Martha Stewart doesn’t like the hands of the woman meant to be involved in the shoot, but she likes Jordan’s hands. There is a certain absurdity to these discussions, but, again, it’s not unrealistic. All of this leads to Jordan being a part of the shoot, and then the moment when she tries to sell Martha Stewart on Plethora. It is very cringe-inducing and leads Alexi to ask Jordan what she just did, but it is exemplary of what “Hand” is up to in general. This is not just in the moment when Jordan reaches to touch Martha Stewart’s face, but in the whole exchange. What are you doing trying to sell Martha Stewart Amway?
The other main story of High Maintenance S4E7 focuses on Ellen (Birgit Huppuch) and Victor (Chris McKinney). It would seem that she has been dealing with cancer and the effects of a stroke, and that he has sleep apnea or something like that. But again, High Maintenance doesn’t put a lot of emphasis on these facts. They are just there. This is just life for Ellen and Victor.
The emphasis is more on her spending habits in relation to their bills, and ultimately on the fact that she has been stealing—not money, but stuff. Victor works as a doorman and they go to a party to celebrate the birthday of the daughter of someone in his building, who ends up punching Ellen in the face.
But that’s not the point. Rather, there is first Ellen’s awkwardness, exemplified in her saying that someone should get Snoop Dog to encourage people to vote (which, um…), a comment that she interjects out of nowhere it would seem. Yes, Snoop Dog had been mentioned, but her obsession with getting people to turn out and vote against Trump parallels Jordan’s thing about Plethora. She’s injecting it into conversations where it doesn’t belong.
Then there is the moment when Priti (Vaishnavi Sharma) notices that the bracelet Jordan is wearing is the one she ordered for herself but never received. Or, at least, she thinks so, but Ellen confirms this to Victor later after handing the bracelet over and leaving the party. She stole it from that building, and given that Victor is the doorman there, he is understandably pissed.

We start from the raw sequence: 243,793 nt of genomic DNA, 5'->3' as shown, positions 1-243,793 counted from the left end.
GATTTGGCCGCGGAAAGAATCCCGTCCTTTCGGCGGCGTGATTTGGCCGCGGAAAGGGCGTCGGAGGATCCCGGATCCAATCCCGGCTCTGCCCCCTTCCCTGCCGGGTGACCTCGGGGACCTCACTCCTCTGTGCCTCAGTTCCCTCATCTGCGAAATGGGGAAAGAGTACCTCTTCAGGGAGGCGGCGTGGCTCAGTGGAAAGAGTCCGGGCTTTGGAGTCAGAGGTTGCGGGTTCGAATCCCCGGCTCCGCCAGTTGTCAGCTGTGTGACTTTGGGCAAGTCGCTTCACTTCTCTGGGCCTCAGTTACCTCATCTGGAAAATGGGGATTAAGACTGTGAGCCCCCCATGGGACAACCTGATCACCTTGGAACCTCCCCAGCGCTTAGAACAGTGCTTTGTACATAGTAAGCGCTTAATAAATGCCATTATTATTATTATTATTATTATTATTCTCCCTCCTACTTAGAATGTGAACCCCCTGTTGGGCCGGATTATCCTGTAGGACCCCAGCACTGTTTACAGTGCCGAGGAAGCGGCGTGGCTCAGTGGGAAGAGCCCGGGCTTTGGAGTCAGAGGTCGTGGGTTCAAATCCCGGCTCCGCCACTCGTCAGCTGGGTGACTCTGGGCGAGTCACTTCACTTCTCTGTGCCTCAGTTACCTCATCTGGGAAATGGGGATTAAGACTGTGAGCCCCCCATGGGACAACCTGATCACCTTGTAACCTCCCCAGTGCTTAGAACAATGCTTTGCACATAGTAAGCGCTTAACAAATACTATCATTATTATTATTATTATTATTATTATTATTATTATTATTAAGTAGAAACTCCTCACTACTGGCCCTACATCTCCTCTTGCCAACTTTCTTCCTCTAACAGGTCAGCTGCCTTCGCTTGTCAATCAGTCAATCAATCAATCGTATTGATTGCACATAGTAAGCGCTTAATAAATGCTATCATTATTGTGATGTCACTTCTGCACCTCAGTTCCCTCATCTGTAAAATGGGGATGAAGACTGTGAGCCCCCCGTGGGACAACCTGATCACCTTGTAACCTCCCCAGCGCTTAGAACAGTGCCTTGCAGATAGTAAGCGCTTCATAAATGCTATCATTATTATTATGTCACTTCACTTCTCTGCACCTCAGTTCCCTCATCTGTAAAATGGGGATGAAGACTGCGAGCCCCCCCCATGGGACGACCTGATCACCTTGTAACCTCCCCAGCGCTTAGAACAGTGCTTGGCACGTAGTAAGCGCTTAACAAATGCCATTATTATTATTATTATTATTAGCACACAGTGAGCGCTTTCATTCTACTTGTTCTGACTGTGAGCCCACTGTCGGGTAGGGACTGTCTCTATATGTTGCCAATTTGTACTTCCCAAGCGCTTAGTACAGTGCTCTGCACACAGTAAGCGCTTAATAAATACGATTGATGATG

Ellen seems to have been buying a lot of stuff, from a pizza cutter that looks like a bicycle, to Game of Thrones Monopoly, but the end of the story here leads us to ask whether she has been buying it, or stealing it. She’s certainly been stealing at least some of it, and doesn’t feel bad about it because Amazon has more money than God. They’ll make it up. But that bracelet she stole Priti said was custom made. So how does that fit in?
And does the logic that it is OK to steal from a huge corporation like Amazon really hold up? Even if you think they are exploiting people and go Marxist on the whole thing, that’s at least questionable. Not to mention the fact that people aren’t getting those packages they were expecting, even if it gets made up for later.
The more interesting thing to me is how Ellen becomes happy when Victor gets mad at her. It’s easy enough to see why: he’s been treating her with kid gloves given her condition and all of that. When they argue, she feels like they are a normal couple again, at least in that moment.
It’s honest. Swallowing your feelings so that everything will be OK isn’t. And so we’re presented with this choice by High Maintenance S4E7, across situations that differ from one another wildly: should we do the thing that calms the waters, or be truthful with one another? Or where is the line where we balance these things?